70 older Americans lost over $2 million – targeted in grandparent scams committed across the US, according to federal authorities. Last month, the Department of Justice announced that the scammers “… were members and associates of a network of individuals who, through extortion and fraud, induced elderly Americans across the United States to pay thousands to tens of Gray haired women sitting on a bench looking at her phone thousands of dollars each to purportedly help their grandchild or other close family relative.” The victims paid tens of thousands of dollars at a time, giving the fraudsters cash for fake emergencies such as bail money, attorneys related to car crashes, or payments to avoid various repercussions related to their grandchild’s purported “arrest.” In an indictment unsealed earlier this month, it was revealed that all of the victims were men and women in their 70s or 80s. Many of the fraudsters then converted the funds to cryptocurrency to launder a portion of the stolen funds. The oldest was “an 89-year-old woman… who lost $18,000. The largest individual loss was suffered by a 73-year-old woman in San Francisco who gave up $217,000 to men posing as attorneys for her grandson, who purportedly had been arrested and sued.” If you or an older adult has been victimized in a financial fraud scheme, including a variation of the grandparent scam, help is available at the National Elder Fraud Hotline: 1-833-FRAUD-11 (1-833-372-8311).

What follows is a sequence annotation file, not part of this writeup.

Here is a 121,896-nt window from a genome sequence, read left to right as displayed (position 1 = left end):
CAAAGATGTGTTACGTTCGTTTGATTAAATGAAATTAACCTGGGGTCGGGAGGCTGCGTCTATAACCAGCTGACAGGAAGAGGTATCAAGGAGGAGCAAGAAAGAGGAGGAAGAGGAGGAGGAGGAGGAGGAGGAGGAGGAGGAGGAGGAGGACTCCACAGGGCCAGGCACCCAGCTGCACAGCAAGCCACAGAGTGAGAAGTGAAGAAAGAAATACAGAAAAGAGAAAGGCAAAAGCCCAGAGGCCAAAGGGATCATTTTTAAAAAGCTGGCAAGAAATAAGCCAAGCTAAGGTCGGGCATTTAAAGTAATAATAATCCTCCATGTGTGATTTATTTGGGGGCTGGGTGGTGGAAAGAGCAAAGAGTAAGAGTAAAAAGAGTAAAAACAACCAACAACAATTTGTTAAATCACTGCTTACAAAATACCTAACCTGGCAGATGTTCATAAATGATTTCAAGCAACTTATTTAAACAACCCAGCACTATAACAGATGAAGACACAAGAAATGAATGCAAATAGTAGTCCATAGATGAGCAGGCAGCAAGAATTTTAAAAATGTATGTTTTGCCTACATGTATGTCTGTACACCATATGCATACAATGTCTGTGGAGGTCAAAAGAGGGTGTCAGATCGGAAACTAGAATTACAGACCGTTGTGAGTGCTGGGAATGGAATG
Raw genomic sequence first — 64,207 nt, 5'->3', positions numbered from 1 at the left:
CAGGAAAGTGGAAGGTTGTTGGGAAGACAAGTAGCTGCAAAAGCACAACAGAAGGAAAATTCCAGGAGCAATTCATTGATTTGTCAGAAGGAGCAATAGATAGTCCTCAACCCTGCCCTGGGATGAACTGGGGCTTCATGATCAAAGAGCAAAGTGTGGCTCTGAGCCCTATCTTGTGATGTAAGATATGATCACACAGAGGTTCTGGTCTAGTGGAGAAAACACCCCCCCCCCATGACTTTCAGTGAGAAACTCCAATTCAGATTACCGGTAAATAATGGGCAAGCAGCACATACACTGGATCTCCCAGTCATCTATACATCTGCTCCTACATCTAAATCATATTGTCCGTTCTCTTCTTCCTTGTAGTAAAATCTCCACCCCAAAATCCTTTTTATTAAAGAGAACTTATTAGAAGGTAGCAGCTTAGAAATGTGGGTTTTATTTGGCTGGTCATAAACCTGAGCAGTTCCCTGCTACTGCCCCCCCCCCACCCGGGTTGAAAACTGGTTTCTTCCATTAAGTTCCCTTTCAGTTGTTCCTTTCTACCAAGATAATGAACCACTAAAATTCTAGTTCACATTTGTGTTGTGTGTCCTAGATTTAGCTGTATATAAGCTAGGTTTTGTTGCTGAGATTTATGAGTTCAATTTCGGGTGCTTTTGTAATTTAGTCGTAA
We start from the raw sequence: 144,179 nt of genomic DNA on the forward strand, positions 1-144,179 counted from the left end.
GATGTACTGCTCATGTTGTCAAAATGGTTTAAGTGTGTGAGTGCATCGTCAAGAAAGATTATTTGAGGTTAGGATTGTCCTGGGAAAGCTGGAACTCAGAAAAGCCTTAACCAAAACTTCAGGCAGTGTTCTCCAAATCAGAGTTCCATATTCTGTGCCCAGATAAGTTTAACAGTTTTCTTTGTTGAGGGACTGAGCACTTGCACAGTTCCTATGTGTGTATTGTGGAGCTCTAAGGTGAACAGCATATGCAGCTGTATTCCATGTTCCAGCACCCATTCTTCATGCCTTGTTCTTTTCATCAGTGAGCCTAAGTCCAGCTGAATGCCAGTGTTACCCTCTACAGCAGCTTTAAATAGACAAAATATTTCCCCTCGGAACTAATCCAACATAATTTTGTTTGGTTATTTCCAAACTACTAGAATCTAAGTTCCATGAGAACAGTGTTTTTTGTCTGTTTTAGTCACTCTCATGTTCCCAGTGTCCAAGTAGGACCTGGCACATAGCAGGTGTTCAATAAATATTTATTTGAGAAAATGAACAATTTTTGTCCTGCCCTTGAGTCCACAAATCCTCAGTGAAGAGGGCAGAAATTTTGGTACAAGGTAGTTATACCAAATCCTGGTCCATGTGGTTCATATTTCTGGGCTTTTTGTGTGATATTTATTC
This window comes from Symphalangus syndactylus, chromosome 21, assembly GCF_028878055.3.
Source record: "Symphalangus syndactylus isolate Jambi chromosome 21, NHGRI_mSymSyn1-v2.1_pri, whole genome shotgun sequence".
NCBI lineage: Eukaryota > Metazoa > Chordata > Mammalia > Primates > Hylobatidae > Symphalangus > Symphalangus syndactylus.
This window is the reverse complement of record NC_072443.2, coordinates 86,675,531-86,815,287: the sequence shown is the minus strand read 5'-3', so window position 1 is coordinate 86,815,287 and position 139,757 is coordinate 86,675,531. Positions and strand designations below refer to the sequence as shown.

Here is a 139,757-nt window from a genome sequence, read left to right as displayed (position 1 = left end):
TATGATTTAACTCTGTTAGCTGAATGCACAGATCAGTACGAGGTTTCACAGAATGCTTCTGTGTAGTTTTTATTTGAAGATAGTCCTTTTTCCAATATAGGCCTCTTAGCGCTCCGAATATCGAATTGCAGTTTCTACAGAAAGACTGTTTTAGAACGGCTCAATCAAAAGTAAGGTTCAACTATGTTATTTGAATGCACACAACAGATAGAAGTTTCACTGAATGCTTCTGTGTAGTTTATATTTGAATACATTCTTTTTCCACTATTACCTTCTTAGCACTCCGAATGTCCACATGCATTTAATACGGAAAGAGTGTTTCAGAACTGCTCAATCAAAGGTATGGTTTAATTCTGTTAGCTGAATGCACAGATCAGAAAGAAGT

Remarkable News About…Grapes


Western New England University researchers, led by Dr. John Pezzuto, recently led a number of studies on the effects grape consumption may have on our physical health. According to this research, adding “just under two cups of grapes per day to a Photo of grapeshigh-fat diet can have astonishing health benefits, yielding reductions in fatty liver, boosting levels of antioxidant genes, and significantly increasing longevity.” One of the studies was published in a journal entitled Foods. It focused on the correlation between consuming grapes and the adverse effects of a high-fat diet. Although this research involved mice, experts agree that the results are compelling and potentially relevant to humans: “grape powder consumption led to a significant modulation of hepatic gene expression, successfully prevented oxidative damage, ameliorated non-alcoholic fatty liver disease, and increased longevity.” The other studies can be found in Antioxidants (how grapes effect gene expression in the brain) and Food & Nutrition (metabolism). Although researchers acknowledge that these studies do not involve exact science for translating “years of lifespan from a mouse to a human, “ Pezzuto’s best estimate is that grape consumption may “correspond to an additional 4-5 years in the life of a human.”